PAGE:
NHS Wales has been accused of covering up unusually high death rates at its hospitals, and ignoring calls to launch an investigation by England’s most senior doctor.
Prof Sir Bruce Keogh, the NHS’s medical director, sent emails to his Welsh counterpart Chris Jones warning of “worrying and persistently high” death stats. He offered to help with an investigation but never received a reply.
Labour MP Anne Clwyd, who has previously led a government review on the NHS’s complaints procedure after her husband Owen died after receiving poor care, alerted Sir Bruce to the high death rates.
She named six hospitals causing concern: University Hospital Wales in Cardiff, Royal Gwent in Newport, Princess of Wales in Bridgend, Royal Glamorgan in Llantrisant and three community hospitals.
The death rates at University Hospital Wales, where Mrs Clwyd’s husband received treatment, are 28 percent above the Welsh average, according to the latest published figures.
The NHS in Wales is under the control the Welsh Assembly, which has been Labour-controlled since its creation in 1999. The Welsh First Minister has previously rejected calls for an examination into the high death rates, calling it unnecessary.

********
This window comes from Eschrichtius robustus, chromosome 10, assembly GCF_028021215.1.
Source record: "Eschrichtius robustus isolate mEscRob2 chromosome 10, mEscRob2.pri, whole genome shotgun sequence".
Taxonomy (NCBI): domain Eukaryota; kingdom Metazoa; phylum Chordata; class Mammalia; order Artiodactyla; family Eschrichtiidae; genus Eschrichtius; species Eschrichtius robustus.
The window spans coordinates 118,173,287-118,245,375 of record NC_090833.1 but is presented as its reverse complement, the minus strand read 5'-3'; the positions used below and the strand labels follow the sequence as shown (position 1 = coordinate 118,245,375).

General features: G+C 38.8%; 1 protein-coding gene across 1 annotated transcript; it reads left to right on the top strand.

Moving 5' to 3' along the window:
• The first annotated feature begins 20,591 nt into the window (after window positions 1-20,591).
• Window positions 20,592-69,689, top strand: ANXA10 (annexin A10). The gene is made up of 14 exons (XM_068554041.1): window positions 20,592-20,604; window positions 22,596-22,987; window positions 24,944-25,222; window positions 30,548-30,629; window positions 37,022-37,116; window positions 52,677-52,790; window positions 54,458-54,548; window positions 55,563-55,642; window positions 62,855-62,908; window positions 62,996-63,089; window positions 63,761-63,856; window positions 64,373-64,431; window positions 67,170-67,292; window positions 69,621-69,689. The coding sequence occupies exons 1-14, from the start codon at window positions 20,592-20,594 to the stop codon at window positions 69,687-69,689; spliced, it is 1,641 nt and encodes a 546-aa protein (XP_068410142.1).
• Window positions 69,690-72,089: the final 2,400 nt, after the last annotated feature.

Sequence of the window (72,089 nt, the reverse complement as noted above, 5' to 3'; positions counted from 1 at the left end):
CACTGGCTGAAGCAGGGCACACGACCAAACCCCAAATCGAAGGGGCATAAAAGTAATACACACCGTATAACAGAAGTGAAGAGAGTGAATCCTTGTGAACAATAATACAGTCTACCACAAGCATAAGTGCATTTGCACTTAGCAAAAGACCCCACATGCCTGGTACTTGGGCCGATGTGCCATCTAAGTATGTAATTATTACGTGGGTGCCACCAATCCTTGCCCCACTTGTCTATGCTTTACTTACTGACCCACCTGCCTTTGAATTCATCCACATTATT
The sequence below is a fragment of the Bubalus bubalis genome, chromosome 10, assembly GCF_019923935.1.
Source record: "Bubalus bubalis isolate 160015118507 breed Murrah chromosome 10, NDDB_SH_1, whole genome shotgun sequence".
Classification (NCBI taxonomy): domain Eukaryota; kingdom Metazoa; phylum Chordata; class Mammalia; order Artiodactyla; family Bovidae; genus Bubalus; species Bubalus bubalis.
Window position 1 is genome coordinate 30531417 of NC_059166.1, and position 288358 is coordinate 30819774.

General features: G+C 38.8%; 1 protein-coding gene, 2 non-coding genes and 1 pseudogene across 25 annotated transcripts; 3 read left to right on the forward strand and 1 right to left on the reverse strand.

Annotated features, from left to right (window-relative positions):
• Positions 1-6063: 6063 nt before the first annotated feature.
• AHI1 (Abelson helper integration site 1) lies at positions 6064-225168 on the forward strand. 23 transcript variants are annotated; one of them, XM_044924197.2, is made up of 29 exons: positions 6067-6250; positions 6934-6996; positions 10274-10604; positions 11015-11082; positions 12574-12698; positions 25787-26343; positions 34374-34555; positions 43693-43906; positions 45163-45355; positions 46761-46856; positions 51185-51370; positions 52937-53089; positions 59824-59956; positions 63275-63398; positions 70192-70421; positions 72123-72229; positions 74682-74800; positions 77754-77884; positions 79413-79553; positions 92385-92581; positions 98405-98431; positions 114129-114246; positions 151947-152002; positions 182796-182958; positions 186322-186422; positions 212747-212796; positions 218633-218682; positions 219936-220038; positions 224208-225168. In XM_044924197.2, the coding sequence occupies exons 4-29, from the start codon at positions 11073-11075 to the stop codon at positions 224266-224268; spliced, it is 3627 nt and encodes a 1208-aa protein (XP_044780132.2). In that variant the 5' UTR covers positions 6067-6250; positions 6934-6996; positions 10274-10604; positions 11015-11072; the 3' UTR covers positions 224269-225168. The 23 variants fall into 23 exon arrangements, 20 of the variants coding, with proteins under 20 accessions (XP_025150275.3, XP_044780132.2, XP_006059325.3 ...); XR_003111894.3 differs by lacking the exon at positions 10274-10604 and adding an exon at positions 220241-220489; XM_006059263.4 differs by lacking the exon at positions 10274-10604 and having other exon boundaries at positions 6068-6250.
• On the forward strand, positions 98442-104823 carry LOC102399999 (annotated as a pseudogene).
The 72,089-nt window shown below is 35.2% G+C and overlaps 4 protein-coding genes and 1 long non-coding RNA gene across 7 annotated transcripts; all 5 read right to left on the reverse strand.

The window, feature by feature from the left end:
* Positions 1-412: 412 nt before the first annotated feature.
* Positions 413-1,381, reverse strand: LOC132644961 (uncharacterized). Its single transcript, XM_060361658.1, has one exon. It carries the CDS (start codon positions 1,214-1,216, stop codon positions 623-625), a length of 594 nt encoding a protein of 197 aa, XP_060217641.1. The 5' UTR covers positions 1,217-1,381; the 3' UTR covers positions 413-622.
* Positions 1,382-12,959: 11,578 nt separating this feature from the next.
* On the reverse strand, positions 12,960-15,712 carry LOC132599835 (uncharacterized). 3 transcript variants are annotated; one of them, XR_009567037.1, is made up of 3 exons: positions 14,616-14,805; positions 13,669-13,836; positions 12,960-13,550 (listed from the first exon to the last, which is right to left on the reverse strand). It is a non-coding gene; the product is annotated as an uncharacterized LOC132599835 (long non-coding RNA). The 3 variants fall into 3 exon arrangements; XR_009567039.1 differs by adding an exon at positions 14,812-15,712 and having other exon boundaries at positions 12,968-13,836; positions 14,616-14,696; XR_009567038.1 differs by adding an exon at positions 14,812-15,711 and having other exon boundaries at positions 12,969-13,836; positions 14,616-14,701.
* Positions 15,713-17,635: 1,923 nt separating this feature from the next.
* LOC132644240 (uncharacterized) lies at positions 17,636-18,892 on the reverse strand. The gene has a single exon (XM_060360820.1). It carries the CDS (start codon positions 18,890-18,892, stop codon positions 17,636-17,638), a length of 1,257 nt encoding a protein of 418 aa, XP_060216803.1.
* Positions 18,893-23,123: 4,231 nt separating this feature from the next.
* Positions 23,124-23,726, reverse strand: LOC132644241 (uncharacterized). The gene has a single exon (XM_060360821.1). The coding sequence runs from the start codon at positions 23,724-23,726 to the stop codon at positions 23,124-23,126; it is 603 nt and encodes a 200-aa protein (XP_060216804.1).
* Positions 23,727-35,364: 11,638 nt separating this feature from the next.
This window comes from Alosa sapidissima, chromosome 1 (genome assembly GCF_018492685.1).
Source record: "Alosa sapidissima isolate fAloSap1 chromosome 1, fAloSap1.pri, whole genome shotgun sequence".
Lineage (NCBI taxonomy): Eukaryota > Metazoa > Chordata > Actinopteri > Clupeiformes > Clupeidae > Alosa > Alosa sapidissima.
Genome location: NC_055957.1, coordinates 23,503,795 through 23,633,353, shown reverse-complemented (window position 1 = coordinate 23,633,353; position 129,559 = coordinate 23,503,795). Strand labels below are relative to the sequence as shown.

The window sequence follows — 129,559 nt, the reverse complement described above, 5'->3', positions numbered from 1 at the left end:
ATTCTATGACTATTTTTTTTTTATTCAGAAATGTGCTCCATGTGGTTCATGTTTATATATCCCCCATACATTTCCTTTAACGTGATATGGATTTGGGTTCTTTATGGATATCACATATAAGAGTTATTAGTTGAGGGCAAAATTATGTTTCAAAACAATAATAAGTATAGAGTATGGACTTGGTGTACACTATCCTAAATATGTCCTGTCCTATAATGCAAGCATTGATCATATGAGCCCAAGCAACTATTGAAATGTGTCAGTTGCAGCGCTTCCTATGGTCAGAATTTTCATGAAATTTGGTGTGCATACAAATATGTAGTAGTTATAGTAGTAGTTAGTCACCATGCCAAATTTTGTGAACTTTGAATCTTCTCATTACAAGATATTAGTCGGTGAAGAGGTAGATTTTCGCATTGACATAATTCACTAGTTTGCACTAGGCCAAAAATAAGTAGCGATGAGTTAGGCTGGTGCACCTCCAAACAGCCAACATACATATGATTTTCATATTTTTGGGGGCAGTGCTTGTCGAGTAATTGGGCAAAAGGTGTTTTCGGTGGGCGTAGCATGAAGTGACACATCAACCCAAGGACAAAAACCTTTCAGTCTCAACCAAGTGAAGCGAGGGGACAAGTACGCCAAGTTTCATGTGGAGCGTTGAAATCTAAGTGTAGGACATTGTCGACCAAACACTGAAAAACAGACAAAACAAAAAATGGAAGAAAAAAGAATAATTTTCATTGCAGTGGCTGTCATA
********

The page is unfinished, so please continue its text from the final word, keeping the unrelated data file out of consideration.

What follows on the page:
There are already comparisons being drawn with the Mid Staffs scandal, where hundreds of patients died due to poor care. Health Secretary Jeremy Hunt accused NHS Wales of not learning lessons from Mid Staffs, describing the situation as a “betrayal of patients”.
A report into Stafford Hospital uncovered years of neglect, with some patients left lying in their own excrement and others so thirsty that they had to drink water from vases.
Charlotte Leslie MP, A Conservative member of the Commons health committee, told the Telegraph, “After all the fatal cover-ups in Mid Staffs, which cost countless lives under Labour, there is still a corner of the NHS where they preside – and yet again we see cover-up and inaction.”